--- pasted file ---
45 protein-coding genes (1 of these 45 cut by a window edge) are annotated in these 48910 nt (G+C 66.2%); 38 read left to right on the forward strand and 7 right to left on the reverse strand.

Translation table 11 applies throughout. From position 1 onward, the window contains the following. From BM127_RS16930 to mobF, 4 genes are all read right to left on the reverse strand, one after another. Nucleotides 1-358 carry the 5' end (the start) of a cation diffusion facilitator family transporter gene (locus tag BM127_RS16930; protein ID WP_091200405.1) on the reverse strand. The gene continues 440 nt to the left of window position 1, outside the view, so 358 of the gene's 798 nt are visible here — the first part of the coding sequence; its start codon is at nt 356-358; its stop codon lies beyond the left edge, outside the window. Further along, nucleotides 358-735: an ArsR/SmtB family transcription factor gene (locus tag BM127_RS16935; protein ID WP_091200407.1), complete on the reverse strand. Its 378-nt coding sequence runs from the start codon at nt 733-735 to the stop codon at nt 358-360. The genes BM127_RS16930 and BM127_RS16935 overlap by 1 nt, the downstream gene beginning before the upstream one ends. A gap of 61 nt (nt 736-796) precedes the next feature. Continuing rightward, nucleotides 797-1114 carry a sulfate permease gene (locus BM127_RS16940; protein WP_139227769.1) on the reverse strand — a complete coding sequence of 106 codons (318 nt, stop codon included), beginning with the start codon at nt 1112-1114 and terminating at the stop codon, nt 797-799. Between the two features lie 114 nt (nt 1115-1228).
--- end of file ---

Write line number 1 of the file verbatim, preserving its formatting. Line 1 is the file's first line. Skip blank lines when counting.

45 protein-coding genes (1 of these 45 cut by a window edge) are annotated in these 48910 nt (G+C 66.2%); 38 read left to right on the forward strand and 7 right to left on the reverse strand.